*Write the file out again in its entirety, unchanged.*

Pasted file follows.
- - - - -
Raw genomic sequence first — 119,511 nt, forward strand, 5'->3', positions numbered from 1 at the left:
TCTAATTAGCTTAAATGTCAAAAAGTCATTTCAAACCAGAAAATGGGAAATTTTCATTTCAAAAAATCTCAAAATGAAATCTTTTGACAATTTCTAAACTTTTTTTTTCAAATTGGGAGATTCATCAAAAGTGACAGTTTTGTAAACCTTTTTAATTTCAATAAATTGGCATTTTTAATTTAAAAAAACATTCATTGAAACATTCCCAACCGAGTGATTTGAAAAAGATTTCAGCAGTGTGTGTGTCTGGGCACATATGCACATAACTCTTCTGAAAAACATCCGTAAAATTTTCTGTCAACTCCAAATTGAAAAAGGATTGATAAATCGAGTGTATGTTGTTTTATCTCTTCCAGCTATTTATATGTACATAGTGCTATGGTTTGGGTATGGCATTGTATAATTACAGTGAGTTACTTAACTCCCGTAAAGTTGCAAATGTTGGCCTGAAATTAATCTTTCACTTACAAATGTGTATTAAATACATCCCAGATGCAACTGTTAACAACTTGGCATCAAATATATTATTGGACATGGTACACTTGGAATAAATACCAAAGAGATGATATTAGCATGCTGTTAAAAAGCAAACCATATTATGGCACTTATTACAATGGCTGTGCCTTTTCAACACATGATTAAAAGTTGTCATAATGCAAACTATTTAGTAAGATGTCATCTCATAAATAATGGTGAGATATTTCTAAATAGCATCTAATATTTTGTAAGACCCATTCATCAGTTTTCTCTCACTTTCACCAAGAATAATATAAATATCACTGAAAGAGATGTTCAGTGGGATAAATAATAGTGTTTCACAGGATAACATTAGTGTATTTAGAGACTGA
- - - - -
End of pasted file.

Raw genomic sequence first — 119,511 nt, forward strand, 5'->3', positions numbered from 1 at the left:
TCTAATTAGCTTAAATGTCAAAAAGTCATTTCAAACCAGAAAATGGGAAATTTTCATTTCAAAAAATCTCAAAATGAAATCTTTTGACAATTTCTAAACTTTTTTTTTCAAATTGGGAGATTCATCAAAAGTGACAGTTTTGTAAACCTTTTTAATTTCAATAAATTGGCATTTTTAATTTAAAAAAACATTCATTGAAACATTCCCAACCGAGTGATTTGAAAAAGATTTCAGCAGTGTGTGTGTCTGGGCACATATGCACATAACTCTTCTGAAAAACATCCGTAAAATTTTCTGTCAACTCCAAATTGAAAAAGGATTGATAAATCGAGTGTATGTTGTTTTATCTCTTCCAGCTATTTATATGTACATAGTGCTATGGTTTGGGTATGGCATTGTATAATTACAGTGAGTTACTTAACTCCCGTAAAGTTGCAAATGTTGGCCTGAAATTAATCTTTCACTTACAAATGTGTATTAAATACATCCCAGATGCAACTGTTAACAACTTGGCATCAAATATATTATTGGACATGGTACACTTGGAATAAATACCAAAGAGATGATATTAGCATGCTGTTAAAAAGCAAACCATATTATGGCACTTATTACAATGGCTGTGCCTTTTCAACACATGATTAAAAGTTGTCATAATGCAAACTATTTAGTAAGATGTCATCTCATAAATAATGGTGAGATATTTCTAAATAGCATCTAATATTTTGTAAGACCCATTCATCAGTTTTCTCTCACTTTCACCAAGAATAATATAAATATCACTGAAAGAGATGTTCAGTGGGATAAATAATAGTGTTTCACAGGATAACATTAGTGTATTTAGAGACTGA